First Flight in Illinois: All 30 Seconds

2008 May 19 Spicely gets her first taste of IL air, but only until the prop came apart

I had no idea a potato could fly that far.

The scene must have some resemblance to a civil war era battle. Dave Moore shoved an unsuspecting spud down the barrel of his latest creation, a potato canon worthy of the name. That potato became the first to fly at yesterday's Batavia Polo Field gathering. It went off with a bang.

He works a series of valves to first infuse clean air into the ignition chamber (barrel's bottom), stuffs the potato down with a pole, introduces propane mixed with air, aims, then presses the trigger, lighting a piezo induced spark.


The potato projectile shoots with enough speed that it's hard to follow without looking down the barrel. I stood back in case something let go like my prop did. Oh yeah, speaking of prop...

Half Minute Flight

When I laid out my wing (Spicely) a tiny breeze came out of the south with a bit of east. Looking over the motor, Jay Reynolds commented on a crack in my prop. Just one more flight, I thought.

The launch was the way I like them, simple. I inflated then eased into foot dragging left turn. Thinking back on it, I remember needing a surprising amount of power briefly while going downwind and then the groundspeed seemed unusually high. That was a tailwind gust but I was going west which shouldn't have been directly tailwind. So I started the climbout and just as I went to get into the seat, I felt a vibration. Nope, that won't do, and I shut the motor off followed by a landing back towards the southeast. Turns out a piece of my prop broke clean off. No other damage and the prop is easily repairable. The strange thing was a strong wind shift.

When I landed, the wind was now due east and quite strong. Obviously that tailwind gust I felt was the leading edge of a small gust front. And the wind continued to blow at probably 10 to 14 mph. Consequently, the other pilots decided to wait until the wind mellowed. Some did kiting practice, as did I.

The fun had just begun, though.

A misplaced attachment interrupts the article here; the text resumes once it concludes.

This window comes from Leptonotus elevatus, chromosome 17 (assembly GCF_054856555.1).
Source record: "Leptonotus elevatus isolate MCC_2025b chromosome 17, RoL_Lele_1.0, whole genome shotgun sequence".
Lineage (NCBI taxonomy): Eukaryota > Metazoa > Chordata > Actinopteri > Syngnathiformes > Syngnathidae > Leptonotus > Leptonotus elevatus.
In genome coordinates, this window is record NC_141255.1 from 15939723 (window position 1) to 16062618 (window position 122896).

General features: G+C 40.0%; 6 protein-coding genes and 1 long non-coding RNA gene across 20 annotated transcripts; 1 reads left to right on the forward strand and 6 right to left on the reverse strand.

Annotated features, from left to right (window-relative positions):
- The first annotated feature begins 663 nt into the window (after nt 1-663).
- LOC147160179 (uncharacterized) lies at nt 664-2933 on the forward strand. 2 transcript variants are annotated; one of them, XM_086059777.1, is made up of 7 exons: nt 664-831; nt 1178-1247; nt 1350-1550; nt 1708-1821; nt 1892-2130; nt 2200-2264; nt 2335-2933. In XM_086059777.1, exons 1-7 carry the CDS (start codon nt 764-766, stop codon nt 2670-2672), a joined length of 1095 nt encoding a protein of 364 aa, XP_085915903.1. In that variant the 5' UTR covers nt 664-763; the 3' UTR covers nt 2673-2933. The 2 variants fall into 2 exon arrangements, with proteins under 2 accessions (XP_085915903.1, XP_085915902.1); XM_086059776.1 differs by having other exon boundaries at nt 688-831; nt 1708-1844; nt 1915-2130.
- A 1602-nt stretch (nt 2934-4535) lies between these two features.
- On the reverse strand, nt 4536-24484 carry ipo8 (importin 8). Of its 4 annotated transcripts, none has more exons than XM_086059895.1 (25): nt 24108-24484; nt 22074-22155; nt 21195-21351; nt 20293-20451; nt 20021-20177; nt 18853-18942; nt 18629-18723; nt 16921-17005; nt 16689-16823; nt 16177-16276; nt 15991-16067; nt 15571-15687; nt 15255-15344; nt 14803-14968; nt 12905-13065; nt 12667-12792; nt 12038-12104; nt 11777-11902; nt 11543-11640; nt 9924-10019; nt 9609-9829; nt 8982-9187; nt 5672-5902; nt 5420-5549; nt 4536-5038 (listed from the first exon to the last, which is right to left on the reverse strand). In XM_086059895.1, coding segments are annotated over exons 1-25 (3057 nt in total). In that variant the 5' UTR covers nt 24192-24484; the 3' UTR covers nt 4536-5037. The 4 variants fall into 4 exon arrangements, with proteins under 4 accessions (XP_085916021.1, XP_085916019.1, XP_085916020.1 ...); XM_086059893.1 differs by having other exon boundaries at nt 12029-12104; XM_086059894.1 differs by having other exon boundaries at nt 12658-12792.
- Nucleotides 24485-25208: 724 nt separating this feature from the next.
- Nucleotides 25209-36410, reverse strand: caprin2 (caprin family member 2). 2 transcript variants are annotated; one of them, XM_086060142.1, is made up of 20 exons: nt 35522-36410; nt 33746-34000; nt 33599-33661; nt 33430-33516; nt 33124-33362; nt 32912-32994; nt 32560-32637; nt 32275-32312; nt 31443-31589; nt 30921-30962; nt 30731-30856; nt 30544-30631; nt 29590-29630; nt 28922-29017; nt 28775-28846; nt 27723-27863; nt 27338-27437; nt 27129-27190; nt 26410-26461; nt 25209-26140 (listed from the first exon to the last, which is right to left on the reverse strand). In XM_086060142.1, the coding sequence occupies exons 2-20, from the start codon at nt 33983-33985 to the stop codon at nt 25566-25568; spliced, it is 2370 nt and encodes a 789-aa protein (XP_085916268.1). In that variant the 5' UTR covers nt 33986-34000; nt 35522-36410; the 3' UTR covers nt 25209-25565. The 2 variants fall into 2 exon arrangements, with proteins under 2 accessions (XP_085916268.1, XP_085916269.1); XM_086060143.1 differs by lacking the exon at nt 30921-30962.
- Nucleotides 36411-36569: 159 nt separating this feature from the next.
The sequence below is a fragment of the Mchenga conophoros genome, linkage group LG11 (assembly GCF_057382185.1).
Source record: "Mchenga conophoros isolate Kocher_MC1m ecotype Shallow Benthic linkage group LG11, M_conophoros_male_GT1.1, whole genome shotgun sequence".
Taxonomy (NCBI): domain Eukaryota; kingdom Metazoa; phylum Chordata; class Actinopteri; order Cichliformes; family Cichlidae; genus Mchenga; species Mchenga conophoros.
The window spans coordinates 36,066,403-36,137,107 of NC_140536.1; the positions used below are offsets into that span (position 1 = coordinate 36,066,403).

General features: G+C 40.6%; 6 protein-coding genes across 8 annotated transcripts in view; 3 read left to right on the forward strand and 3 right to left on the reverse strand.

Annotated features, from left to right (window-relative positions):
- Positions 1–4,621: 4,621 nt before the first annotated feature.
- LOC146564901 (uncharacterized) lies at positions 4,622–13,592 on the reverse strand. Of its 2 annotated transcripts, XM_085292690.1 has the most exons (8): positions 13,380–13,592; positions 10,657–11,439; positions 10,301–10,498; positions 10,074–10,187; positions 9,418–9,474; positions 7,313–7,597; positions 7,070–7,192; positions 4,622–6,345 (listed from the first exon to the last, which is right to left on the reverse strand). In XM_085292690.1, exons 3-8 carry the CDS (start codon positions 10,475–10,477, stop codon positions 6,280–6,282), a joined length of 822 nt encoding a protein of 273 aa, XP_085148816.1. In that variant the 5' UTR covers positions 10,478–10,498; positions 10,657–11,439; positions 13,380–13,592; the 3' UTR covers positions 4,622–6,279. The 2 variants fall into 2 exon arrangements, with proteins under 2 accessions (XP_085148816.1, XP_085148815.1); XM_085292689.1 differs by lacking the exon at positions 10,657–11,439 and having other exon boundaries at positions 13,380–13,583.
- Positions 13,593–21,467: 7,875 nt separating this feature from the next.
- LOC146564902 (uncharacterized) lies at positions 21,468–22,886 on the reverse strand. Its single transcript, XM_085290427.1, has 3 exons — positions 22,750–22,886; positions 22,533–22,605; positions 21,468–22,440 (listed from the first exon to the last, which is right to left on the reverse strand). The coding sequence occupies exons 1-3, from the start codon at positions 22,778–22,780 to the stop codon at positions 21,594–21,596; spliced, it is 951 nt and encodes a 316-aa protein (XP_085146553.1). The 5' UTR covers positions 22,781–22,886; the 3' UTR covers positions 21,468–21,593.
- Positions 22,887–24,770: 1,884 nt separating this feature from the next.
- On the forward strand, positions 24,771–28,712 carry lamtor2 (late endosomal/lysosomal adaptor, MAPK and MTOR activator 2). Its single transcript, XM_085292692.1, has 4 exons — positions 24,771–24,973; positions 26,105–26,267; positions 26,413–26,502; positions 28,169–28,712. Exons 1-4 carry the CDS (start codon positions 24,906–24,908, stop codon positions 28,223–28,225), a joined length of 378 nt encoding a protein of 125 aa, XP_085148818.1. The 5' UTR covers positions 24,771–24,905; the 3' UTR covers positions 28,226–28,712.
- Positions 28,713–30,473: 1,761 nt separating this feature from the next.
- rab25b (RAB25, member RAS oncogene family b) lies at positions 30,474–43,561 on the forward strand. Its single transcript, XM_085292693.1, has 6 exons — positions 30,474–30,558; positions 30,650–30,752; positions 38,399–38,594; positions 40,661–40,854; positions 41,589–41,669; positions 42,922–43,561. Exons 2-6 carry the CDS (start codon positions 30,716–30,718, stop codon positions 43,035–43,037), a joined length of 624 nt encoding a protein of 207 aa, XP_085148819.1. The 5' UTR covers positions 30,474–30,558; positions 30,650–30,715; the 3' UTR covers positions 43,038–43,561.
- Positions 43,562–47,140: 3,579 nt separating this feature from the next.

Lance Marczak can build anything. From anything. And he's a great guy—one of those who'll give you the shirt off his back. He was on his way and offered to stop in to my house to pick up a prop but I told him not to bother. No matter, it turns out he had a spare paramotor with him. One that he'd bought for $500 but hadn't flown yet. One that I'd never heard of. One that looked like it was from the middle 90's. I plan to continue expanding my paramotor history section and want to do a piece on paramotor lineage. This one looks like a piece of history and Lance offered (wanted?) to let me be the first to fly it.

I've had an interest in paramotor history and hope to expand on it (time, time, time—need more time!). What better way to learn about the past than to fly its creations.

The Arco Spacer

So lance got everything together and fired it up. Don't you know it started on the second pull and purred like a kitten. It has a Bing carb on a Solo 210 motor with redrive. The box exhaust has a silencer and is the quietest such unit I've seen—not surprising given it's German origins, just like the very quiet Fresh Breeze.

The harness looked just like the Fresh Breeze Flyman model with detachable harness and floating over-the-shoulder bars. It's much like a free-flight harness with low hook-in points. You get in the harness then clip that into the motor.

1 - 4: The cover and first 3 pages of the user manual. 5: Jeff Getting ready to fly. 6: Arco Spacer sans harness. Check out the stock box muffler but with silencer. A bit of power was sacrificed but it was a lot quieter.

We did a test first without the motor running. I put it on my back, kited the wing then turned around as if to launch. Winds were still strong enough so that Lance and Jay could push me into the air for a short flight to make sure there was nothing untoward. It was fine.

So Lance fired it up and I went to launch. Just as I went to turn around, the motor died. I'd been holding a bit of throttle to keep it running and, during the turn, the throttle popped out of place.

The throttle is unusual in that it uses your thumb. Unfortunately, the mechanism is such that it can come out of its holder. So next time I concentrated on holding it better and the launch was uneventful.

It takes a bit to spool the prop up but flies ok. There will be some necessary adjustments, though. The motor hung somewhat heavy and was tilted too far back. I consciously leaned forward a bit to reduce that. But torque was quite manageable and it had adequate thrust. Vibration seemed a bit higher than normal but that could have been an out-of-alignment prop.

Overall, a pretty amazing way to get aloft for $500 (what he paid for this thing) and not a bad ride. I'll now be curious to hear from anyone who knows anything about it. Does it predate the Fresh Breeze or is it a clone? Stay tuned. And thanks Lance!

A new student showed up, Jim, who just happened to see one of us driving by. He came out to join us and should be an excellent addition to our little Illinois group. We're not allowed to do training at the Polo field but that's OK. It's a welcome privilege that the owner allows us to use the field. I and the others are all very grateful.

Thanks to Eugene for taking pictures with my camera.

Dave Moore and Lance also flew although it wasn't for long. Rain splattered lightly towards the end but, all-in-all, we had a great time just getting together.




Jeff foot dragging with the Arco Spacer.

Dave Moore and Daughter (with boyfriend) use and pose with their "big gun."

Jay Reynolds pulls in and Lance flies by.

© 2015 Jeff Goin   Remember: If there's air there, it should be flown in!